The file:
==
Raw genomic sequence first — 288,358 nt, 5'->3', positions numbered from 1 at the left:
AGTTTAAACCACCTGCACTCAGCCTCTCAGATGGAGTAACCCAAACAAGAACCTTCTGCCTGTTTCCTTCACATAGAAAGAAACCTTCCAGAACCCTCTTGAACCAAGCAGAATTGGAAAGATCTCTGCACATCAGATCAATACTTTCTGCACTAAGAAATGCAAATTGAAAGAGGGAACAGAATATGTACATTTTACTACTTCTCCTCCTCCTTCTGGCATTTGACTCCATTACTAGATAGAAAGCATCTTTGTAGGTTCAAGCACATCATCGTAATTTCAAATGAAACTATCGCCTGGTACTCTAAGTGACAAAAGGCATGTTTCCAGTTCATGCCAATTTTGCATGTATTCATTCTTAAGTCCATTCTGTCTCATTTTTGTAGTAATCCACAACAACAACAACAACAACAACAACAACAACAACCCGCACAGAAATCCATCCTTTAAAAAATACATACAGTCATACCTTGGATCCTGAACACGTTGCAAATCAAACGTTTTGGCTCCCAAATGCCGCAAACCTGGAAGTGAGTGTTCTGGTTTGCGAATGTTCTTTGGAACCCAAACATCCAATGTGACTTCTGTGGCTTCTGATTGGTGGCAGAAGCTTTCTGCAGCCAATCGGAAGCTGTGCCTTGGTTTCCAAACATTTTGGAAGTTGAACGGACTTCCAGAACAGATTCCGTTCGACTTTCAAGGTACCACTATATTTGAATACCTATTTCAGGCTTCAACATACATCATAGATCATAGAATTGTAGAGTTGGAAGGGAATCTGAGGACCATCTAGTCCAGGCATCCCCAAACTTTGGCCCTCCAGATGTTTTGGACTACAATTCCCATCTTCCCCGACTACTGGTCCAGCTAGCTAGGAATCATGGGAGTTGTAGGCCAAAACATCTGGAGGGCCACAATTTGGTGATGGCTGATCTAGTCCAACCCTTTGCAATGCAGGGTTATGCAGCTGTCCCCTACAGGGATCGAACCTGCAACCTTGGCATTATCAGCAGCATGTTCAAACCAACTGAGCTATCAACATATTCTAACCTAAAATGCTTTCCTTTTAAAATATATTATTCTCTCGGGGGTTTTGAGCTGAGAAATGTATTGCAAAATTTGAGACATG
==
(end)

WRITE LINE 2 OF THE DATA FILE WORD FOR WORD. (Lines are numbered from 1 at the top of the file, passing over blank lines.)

AGTTTAAACCACCTGCACTCAGCCTCTCAGATGGAGTAACCCAAACAAGAACCTTCTGCCTGTTTCCTTCACATAGAAAGAAACCTTCCAGAACCCTCTTGAACCAAGCAGAATTGGAAAGATCTCTGCACATCAGATCAATACTTTCTGCACTAAGAAATGCAAATTGAAAGAGGGAACAGAATATGTACATTTTACTACTTCTCCTCCTCCTTCTGGCATTTGACTCCATTACTAGATAGAAAGCATCTTTGTAGGTTCAAGCACATCATCGTAATTTCAAATGAAACTATCGCCTGGTACTCTAAGTGACAAAAGGCATGTTTCCAGTTCATGCCAATTTTGCATGTATTCATTCTTAAGTCCATTCTGTCTCATTTTTGTAGTAATCCACAACAACAACAACAACAACAACAACAACAACAACCCGCACAGAAATCCATCCTTTAAAAAATACATACAGTCATACCTTGGATCCTGAACACGTTGCAAATCAAACGTTTTGGCTCCCAAATGCCGCAAACCTGGAAGTGAGTGTTCTGGTTTGCGAATGTTCTTTGGAACCCAAACATCCAATGTGACTTCTGTGGCTTCTGATTGGTGGCAGAAGCTTTCTGCAGCCAATCGGAAGCTGTGCCTTGGTTTCCAAACATTTTGGAAGTTGAACGGACTTCCAGAACAGATTCCGTTCGACTTTCAAGGTACCACTATATTTGAATACCTATTTCAGGCTTCAACATACATCATAGATCATAGAATTGTAGAGTTGGAAGGGAATCTGAGGACCATCTAGTCCAGGCATCCCCAAACTTTGGCCCTCCAGATGTTTTGGACTACAATTCCCATCTTCCCCGACTACTGGTCCAGCTAGCTAGGAATCATGGGAGTTGTAGGCCAAAACATCTGGAGGGCCACAATTTGGTGATGGCTGATCTAGTCCAACCCTTTGCAATGCAGGGTTATGCAGCTGTCCCCTACAGGGATCGAACCTGCAACCTTGGCATTATCAGCAGCATGTTCAAACCAACTGAGCTATCAACATATTCTAACCTAAAATGCTTTCCTTTTAAAATATATTATTCTCTCGGGGGTTTTGAGCTGAGAAATGTATTGCAAAATTTGAGACATG